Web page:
A top Chinese diplomat has called on the US to return the wreckage of a spy balloon it shot down over the weekend, saying failure to return the parts would be more evidence that the US is “dishonest” in the conflict. have been.
China’s ambassador to France, Lu Xie, said that if someone picks up something on the street and knows who owns it, they should return it to the owner. Monday’s interview with the French channel LCI.
Lu accused the US government of “exaggerating” the issue, and repeated the Chinese official’s claim that the device was part of civilian climate research, not espionage.
The balloon first made headlines last week, when Pentagon officials confirmed that the mysterious white device had been spotted over vulnerable western states. The device was shot down by U.S. fighter jets off the coast of Myrtle Beach, South Carolina on February 4, and parts of it were later recovered by Navy personnel.
According to Lu, the US government’s flat refusal to return the balloon debris to the Chinese is evidence that the country is “dishonest” in its tense relations with China.
“[These balloons] are very common,” he alleged, adding that “it is not uncommon to see American spy balloons, or balloons used for other purposes.”
When U.S. spy balloons entered Chinese airspace, Lu claimed, local authorities “played it low-key, without any fuss.” He did not say whether these devices were also fired.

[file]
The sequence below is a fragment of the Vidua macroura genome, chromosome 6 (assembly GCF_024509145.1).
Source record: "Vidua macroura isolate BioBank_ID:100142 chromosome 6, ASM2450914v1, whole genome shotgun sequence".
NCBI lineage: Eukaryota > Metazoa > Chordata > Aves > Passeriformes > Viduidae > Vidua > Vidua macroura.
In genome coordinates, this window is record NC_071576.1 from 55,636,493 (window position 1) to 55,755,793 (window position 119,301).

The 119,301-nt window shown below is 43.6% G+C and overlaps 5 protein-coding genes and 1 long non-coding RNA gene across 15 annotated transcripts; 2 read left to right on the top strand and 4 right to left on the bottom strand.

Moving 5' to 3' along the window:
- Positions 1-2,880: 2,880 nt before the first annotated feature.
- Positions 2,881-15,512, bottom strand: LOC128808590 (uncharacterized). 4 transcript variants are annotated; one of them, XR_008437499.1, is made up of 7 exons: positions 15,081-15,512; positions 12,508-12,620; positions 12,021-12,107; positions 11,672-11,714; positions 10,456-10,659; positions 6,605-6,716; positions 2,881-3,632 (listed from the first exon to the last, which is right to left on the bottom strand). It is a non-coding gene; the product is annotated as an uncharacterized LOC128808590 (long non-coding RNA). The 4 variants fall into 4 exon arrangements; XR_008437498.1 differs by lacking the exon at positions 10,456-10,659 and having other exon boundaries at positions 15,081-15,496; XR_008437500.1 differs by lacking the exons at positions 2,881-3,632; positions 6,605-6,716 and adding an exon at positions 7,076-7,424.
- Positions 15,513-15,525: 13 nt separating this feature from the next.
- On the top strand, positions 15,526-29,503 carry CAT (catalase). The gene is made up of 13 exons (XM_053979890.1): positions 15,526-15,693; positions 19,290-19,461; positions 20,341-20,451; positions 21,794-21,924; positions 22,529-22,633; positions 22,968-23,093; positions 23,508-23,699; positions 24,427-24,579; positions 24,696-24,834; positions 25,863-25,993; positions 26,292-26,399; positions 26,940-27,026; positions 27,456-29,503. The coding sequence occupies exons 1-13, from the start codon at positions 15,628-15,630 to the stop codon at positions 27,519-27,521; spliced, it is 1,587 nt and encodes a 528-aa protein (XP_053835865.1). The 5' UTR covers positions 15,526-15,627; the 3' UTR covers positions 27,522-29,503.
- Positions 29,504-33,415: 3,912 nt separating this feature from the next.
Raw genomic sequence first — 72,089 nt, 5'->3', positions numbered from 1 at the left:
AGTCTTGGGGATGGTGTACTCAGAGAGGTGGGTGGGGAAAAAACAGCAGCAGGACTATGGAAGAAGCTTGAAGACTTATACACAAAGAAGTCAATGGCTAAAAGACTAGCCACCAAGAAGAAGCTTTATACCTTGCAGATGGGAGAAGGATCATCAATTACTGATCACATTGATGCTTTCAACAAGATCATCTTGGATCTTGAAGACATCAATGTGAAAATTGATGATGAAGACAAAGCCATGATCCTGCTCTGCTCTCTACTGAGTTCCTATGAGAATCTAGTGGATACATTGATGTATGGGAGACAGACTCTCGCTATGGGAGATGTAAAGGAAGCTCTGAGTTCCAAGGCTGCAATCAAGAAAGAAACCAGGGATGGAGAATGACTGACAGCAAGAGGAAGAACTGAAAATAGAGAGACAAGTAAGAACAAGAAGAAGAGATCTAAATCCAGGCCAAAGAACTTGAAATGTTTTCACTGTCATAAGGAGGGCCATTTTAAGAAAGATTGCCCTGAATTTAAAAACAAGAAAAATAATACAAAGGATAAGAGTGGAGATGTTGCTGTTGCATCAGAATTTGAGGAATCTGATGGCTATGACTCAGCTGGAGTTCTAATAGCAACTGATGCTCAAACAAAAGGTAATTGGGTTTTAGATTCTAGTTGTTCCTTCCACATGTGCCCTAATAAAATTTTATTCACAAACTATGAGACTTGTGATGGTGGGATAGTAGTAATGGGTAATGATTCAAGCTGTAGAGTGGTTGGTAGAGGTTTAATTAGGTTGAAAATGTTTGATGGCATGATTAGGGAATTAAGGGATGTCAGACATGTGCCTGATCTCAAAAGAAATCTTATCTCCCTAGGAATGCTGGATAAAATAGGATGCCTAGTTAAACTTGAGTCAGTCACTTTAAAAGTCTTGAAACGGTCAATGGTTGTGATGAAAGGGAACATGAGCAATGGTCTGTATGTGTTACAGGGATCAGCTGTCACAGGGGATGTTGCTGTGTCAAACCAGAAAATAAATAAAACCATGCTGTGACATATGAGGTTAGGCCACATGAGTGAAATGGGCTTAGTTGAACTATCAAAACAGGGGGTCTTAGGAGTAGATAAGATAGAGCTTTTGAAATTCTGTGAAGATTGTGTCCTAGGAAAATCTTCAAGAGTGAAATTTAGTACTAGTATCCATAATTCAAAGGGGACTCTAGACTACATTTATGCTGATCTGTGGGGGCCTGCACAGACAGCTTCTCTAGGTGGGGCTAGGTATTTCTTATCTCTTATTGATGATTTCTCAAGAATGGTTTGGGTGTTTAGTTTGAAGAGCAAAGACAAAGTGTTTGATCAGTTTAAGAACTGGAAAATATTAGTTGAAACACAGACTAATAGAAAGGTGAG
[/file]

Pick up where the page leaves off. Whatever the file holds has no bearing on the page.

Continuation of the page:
Lu’s statement echoed that of Chinese Foreign Ministry spokesman Mao Ning, who said on Tuesday that the balloon “does not belong to the United States, it belongs to China.” FOX reported..
Mao’s latest remarks also came just a day after he publicly confirmed China’s ownership of a second spy balloon found in Latin America.
Mao said that, like the American spy balloon, the Latin American counterpart was a weather probe that “seriously strayed from its planned course.”
The ongoing dispute over Chinese spy balloons comes at a particularly difficult time for US-China relations. In light of the fallout from the incident, US Secretary of State Anthony Blanken indefinitely postponed his planned visit to China earlier this week.
“…I think, frankly, in this current environment, I think. [the balloon] “We would have significantly narrowed the agenda that we would have been able to focus on,” one official told reporters of the decision.
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